OUTDOOR REPORT … A season in change
Midway through March and the season is in change. Sixty-eight degrees last weekend; driving snow and chill by mid-week. Not unusual for March, perhaps, but confusing at a certain level. This is the time of the year when nothing quite seems to line up right. Then again, the weather of the past six months has been that way, enough out of sync to make one wonder what is normal.
What is normal in late March is that ice fishing, among all outdoor activities, is the most predictable. But even that is a bit off this year as concerns of ice quality now come to peoples’ minds. Ice is, for the most part, decent for late season but we continue to get reports of areas of low quality ice that cause concern. Ice can change dramatically this time of the season, so we always push for a cautious approach before going out.
Crappies continue to show the most consistent action of late. The fish are restless now, edging toward shallower water on many lakes. As is typical, there is not a one-size-fits-all rule for finding fish now. We had reports of crappies in 20+ feet of water and some in 6-8 feet of water on other lakes. Bottom line is the late season angler needs to be adaptable to change when it comes to finding fish.
Crappie minnows on jig pole rigs are effective now and tip-downs are always a good tool to have for late ice. We’ve had some people catching fish all day long; others report a very short window in late afternoon as the only time they’ll see action.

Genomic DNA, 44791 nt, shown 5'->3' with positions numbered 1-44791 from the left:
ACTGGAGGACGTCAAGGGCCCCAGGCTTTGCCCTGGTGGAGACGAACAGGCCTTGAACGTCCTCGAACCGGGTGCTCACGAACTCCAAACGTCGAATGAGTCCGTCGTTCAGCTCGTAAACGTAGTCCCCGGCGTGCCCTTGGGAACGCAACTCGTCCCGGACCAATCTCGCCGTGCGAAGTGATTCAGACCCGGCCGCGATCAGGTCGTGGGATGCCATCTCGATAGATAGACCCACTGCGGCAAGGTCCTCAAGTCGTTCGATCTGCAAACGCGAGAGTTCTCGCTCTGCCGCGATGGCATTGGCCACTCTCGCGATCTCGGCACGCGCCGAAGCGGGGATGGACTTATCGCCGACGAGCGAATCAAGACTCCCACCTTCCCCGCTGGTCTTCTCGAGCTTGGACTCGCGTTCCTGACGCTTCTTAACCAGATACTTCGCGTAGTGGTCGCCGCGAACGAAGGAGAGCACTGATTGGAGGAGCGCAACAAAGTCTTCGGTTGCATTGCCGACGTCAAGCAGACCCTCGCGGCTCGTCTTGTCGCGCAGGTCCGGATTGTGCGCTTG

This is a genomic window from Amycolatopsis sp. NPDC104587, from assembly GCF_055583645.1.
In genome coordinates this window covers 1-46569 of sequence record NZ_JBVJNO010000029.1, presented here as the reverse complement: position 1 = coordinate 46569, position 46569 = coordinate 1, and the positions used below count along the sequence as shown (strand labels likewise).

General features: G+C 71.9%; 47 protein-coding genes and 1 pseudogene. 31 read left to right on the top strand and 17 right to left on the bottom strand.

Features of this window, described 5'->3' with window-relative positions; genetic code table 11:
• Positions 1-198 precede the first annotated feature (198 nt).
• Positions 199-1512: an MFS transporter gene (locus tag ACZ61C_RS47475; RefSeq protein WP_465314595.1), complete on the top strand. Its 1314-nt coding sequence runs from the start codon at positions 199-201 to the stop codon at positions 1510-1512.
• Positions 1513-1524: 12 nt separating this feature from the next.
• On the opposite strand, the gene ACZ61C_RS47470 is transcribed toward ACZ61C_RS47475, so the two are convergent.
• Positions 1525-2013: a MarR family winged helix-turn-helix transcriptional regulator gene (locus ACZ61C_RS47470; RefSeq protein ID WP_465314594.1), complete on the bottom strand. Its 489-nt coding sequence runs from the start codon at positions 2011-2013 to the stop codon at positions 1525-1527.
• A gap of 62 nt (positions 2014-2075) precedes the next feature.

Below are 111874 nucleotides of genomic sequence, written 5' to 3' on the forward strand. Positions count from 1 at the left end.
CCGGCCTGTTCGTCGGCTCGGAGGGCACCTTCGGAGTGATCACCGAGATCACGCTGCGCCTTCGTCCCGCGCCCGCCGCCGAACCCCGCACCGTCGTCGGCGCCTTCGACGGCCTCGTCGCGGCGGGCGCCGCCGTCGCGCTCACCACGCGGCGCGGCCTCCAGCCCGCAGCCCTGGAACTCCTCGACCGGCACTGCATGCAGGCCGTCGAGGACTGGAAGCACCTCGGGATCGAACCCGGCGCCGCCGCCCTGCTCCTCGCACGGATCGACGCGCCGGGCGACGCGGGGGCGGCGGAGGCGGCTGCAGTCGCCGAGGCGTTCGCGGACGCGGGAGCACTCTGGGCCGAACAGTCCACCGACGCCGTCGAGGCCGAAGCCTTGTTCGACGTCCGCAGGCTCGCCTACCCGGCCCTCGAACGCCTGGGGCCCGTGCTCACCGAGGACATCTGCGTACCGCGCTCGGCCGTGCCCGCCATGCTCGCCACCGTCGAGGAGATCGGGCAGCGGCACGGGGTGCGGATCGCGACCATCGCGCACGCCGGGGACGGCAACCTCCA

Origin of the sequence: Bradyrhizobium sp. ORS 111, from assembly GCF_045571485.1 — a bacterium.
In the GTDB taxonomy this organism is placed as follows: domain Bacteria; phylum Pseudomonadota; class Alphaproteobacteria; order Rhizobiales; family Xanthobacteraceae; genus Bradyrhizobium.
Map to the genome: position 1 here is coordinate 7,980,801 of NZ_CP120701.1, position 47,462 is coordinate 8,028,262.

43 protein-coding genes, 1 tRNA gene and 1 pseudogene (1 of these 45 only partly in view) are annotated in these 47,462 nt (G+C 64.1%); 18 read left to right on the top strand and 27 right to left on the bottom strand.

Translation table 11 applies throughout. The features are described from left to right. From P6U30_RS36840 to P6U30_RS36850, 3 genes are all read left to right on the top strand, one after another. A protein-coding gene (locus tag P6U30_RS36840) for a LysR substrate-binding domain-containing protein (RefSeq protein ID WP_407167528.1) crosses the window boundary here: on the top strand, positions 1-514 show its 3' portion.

Bluegills are holding in mid-depths as a rule and showing steady action, as are perch. But crappies seem the main game this week.
The early shot of warm weather has many rivers wide open and running high. While open water always appeals to canoe and kayak enthusiasts, the cold water tempers things and most are waiting for warmer water before they break out the boats. Mountain bike riders are best to keep off trails to avoid damage to trails on too-soft ground. Maple syrup season should ramp up with the mix of freezing nights and mild days now working to drive sap.
And with the bare ground inevitably comes a crop of ticks. They’re out! A good tick spray on clothing and tick repellant on dogs is now necessary.
The Outdoor Report is provided by the staff of Mel’s Trading Post, downtown Rhinelander.